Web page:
The 2016 presidential candidates are split, albeit not along the usual party lines, regarding their support for, and the future of, the H-1B program.  Donald Trump and Bernie Sanders are critical of the H-1B program.  Marco Rubio sides with Silicon Valley and supports increasing the number of new H-1B visas to 110,000 per annum.  Ted Cruz has favored a 500 percent increase in the cap; Cruz cites a study by the American Enterprise Institute finding that for every additional 100 H-1B workers, 183 jobs are created for U.S. citizens. Hillary Clinton’s position has been nuanced, morphing to meet business needs as economic conditions have changed.

To date the H-1B program hasn’t captured voters’ attention like Trump’s call for  a 1,954-mile wall or banning Muslims from the United States. That could change. On Jan. 25, two suits seeking class action status were filed against Walt Disney World and two global consulting firms alleging RICO violations.

The New York Times’ Julia Preston writes that the plaintiffs, laid off by Disney, claim the defendants broke the law, using temporary H-1B visas to bring in immigrant workers, knowing that Americans would be displaced and that the soon-to-be discharged workers were required to train their own replacements. After one plaintiff was laid off, Preston writes, “she applied for more than 150 other jobs at Disney. She did not get one.”  Dena Moore v. Cognizant Technology Solutions and Walt Disney, Case No. 6-16-cv-113-ORL-28KRS, United States District Court for the Middle District of Florida (January 25, 2016).  Leo Perrero v. HCL Technologies Limited Corporation and Walt Disney, Case No.                   , United States District Court for the Middle District of Florida (January 13, 2016).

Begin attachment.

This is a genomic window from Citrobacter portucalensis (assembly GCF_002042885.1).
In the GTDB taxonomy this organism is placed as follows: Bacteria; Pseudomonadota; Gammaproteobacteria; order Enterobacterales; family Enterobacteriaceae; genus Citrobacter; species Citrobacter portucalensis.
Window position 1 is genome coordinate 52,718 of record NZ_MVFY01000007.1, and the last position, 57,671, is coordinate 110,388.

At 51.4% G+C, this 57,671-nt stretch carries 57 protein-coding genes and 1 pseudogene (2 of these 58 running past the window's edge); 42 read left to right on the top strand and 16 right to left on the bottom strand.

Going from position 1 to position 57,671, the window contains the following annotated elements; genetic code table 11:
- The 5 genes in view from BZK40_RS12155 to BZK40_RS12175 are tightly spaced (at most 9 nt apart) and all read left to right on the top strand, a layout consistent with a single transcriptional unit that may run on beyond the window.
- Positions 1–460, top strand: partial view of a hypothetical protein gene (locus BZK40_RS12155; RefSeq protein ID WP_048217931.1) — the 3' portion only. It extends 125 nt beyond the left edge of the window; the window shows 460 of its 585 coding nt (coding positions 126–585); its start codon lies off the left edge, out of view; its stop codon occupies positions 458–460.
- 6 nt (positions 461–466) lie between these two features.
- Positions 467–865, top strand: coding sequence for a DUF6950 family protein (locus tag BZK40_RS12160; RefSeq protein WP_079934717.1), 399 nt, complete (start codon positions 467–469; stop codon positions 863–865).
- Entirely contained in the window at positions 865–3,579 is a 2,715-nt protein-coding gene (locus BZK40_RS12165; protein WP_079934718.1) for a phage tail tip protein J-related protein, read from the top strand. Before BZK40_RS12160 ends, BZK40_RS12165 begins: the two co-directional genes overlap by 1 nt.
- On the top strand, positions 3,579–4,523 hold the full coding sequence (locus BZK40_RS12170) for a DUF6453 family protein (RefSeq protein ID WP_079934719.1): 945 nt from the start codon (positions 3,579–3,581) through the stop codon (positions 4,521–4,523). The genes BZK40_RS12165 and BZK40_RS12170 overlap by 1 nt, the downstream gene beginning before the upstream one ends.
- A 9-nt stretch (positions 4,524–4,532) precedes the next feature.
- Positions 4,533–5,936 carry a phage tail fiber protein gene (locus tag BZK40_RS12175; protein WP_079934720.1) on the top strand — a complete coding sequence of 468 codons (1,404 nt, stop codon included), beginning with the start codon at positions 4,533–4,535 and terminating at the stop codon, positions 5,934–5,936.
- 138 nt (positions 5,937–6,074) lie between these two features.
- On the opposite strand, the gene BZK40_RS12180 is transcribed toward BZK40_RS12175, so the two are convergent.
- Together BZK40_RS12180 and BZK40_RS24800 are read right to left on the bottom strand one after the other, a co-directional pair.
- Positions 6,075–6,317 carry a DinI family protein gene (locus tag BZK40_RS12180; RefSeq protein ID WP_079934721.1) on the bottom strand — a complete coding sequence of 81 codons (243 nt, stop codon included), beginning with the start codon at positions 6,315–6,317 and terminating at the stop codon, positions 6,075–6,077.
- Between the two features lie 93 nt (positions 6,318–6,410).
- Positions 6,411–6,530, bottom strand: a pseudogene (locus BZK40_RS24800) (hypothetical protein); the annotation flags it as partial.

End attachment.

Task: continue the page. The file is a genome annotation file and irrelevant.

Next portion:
To date, approximately 30 former Disney workers have filed complaints with the federal Equal Employment Opportunity Commission, claiming that they faced discrimination as American citizens.  Disney maintains the “lawsuits are based on an unsustainable legal theory and are a wholesale misrepresentation of the facts.” In response, U.S. Sen. Bill Nelson, D-Fla., introduced legislation to reduce the H-1B quota to 70,000.

Immigration experts are not hopeful that Congress will soon take a common-sense approach to the H-1B visa program, even though U.S. businesses are unable to find qualified U.S. workers.  A lack of qualified U.S. citizen workers and a lack of available non-immigrant workers results in U.S. businesses suffering and failing.

On the other hand, on Dec. 31, 2015, USCIS published proposed rules codifying agency policy regarding aspects of immigrant and nonimmigrant visas, including H-1Bs, some of which go back two decades. 80 FR 251 (Dec. 31, 2015).

Jack Pinnix is a past president of the American Immigration Lawyers Association (AILA) and a senior partner in the Raleigh-based law firm Allen & Pinnix, P.A.  Pinnix is a North Carolina Board Certified Specialist in Immigration Law.